Originally published September 3, 2010
If you would have asked me six years ago if Christopher Nolan was going to be the most talked about director of the day, I would have laughed in your face.
I mean, this was a cult British director who crafted head trips with a bullet lodged into them. He’s an unbelievably ballsy writer and visceral director who attempted to rewrite the rules of cinematic form. In other words, Nolan was born and made to be a cult director.
But Nolan evolved.
The cult and critical success of his stunning second feature, “Memento,” showed him that the studio system could accommodate his vision and in a gutsy move, he convinced Warner Brothers to hand over the reigns of a new Batman film from the God-awful blockbuster hospital that Joel Schumacher put the franchise in.
I don’t need to tell you that it was a good decision.
“Batman Begins” was a certified hit and it led to “The Dark Knight,” one of the most critically lauded, slightly overrated films of our time.
“The Dark Knight” was the film of 2008, and I was forced to admit that Nolan was a bona fide crowd-pleasing auteur.
When he announced that he was working on a brand new sci-fi film mysteriously entitled “Inception,” it was impossible to ignore.
I don’t care if you loved “Toy Story 3,” or you suffered a debilitating head injury and thought “Killers” was pretty good, but “Inception” was the movie that captured the imagination.
Unexpectedly, conversations about the nature of the dream state, the healing power of letting go and Joseph Gordon-Levitt kissing Ellen Page in an impeccable suit became the norm.
I’m not really here to debate the variety of themes and ideas that form the backbone of Nolan’s newest film, but rather the way that a film this labyrinthine and elaborate managed to capture both the attention of the art-as-film buff as well as the average everyday moviegoer.
How did “Inception” become 2010’s cinematic “Hey Ya!?”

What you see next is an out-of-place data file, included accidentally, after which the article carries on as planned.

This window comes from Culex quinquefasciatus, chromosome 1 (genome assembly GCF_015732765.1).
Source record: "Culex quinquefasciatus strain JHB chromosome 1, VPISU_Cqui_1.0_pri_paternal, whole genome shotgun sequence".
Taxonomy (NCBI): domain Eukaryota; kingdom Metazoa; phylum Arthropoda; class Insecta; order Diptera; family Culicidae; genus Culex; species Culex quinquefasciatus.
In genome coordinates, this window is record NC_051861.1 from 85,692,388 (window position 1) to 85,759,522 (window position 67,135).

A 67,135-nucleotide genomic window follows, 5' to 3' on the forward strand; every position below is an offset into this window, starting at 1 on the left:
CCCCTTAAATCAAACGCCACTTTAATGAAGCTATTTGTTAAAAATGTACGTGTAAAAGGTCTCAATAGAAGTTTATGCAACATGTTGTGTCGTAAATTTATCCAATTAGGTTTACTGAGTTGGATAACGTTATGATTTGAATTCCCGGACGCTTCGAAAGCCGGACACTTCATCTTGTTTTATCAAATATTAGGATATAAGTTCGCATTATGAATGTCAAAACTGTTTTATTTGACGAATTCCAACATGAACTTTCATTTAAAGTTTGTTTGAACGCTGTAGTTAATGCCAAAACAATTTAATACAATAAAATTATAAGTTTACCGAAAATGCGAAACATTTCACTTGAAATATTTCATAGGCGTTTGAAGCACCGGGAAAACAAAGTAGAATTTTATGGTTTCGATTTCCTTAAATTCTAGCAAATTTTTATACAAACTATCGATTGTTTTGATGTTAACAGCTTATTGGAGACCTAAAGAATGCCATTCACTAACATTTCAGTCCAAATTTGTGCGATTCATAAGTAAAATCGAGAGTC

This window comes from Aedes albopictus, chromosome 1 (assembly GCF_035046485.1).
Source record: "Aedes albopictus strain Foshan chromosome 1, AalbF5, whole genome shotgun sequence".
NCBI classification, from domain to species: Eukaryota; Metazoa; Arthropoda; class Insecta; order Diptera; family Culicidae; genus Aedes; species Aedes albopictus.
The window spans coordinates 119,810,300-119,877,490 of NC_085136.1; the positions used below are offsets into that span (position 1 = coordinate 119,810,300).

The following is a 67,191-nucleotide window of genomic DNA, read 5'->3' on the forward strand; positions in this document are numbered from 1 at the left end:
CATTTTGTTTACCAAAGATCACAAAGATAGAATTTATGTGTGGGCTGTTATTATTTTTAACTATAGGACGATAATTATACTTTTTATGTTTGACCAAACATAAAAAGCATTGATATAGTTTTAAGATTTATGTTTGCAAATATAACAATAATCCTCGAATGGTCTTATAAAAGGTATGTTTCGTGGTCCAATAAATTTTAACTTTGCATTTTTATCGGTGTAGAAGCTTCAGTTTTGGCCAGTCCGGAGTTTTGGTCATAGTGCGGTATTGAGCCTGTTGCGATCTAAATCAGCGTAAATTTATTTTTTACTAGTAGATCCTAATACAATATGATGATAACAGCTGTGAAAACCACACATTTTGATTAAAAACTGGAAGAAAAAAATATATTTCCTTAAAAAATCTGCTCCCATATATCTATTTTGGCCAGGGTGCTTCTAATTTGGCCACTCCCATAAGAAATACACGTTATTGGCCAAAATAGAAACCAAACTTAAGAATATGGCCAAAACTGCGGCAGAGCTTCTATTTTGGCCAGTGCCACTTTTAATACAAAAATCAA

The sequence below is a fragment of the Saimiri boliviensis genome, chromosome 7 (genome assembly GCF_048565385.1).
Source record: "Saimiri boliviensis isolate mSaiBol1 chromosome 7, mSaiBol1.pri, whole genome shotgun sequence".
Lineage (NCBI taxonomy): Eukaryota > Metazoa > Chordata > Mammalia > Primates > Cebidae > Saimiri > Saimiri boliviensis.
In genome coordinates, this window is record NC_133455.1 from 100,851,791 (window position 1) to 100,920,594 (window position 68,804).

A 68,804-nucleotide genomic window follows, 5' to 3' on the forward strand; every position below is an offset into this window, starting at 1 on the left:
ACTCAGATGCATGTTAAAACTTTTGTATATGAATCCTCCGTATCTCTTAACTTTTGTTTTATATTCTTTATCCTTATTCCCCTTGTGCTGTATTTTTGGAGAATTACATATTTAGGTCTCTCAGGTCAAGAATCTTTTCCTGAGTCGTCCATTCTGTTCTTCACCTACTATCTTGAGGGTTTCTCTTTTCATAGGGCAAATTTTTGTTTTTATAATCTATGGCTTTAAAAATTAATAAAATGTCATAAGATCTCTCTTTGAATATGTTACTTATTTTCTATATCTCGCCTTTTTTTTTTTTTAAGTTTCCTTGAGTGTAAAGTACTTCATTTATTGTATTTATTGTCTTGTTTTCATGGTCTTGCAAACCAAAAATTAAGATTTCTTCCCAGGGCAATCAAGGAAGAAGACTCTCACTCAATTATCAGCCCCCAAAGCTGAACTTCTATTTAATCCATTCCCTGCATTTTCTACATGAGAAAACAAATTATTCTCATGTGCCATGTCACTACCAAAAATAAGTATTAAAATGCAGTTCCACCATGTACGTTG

Memory is a powerful thing.
“The Dark Knight” was one of the highest grossing films of all time.
Not only did acting heavy hitters like Christian Bale and Michael Cane deliver in it, but the late Heath Ledger delivered a career performance that surpasses unforgettable and becomes legendary.
The film was buoyed by Nolan’s taste for visceral action and gorgeous urban cityscapes.
It wouldn’t have mattered if Nolan had made a 90 minute movie of himself standing in front of a brick wall, people would have seen it after watching the film that redefined what a comic book movie could be.
Although nostalgia for “The Dark Knight” alone would have been good enough to put butts in seats, the factor that took “Inception” from being a blockbuster to being a topic of water cooler debate everywhere is that it is a film that is simultaneously simpler and more complex than it appears.
Without getting too much into the plot of the film, “Inception” presents a complicated plot that follows a relatively straight forward structure.
It’s not a hard film to grasp on first viewing, but it manages to appear so. Through multiple crossing realities, Nolan weaves a story that is simple to follow, once viewers grasp the easily understandable rules.
Also there’s the ending. Without spoiling anything, Nolan presents a question that calls the nature of the rest of the film into question and became the topic of intense debate.
As both a cop-out and to make this column a spoiler-free zone, it is an unanswerable question, with Nolan not giving enough information either way to solve the mystery of his character’s dreams.
By cashing in on goodwill and mysteries that demand reverent attention Nolan crafted a masterpiece for film over-watchers everywhere. And I, for one, couldn’t be happier.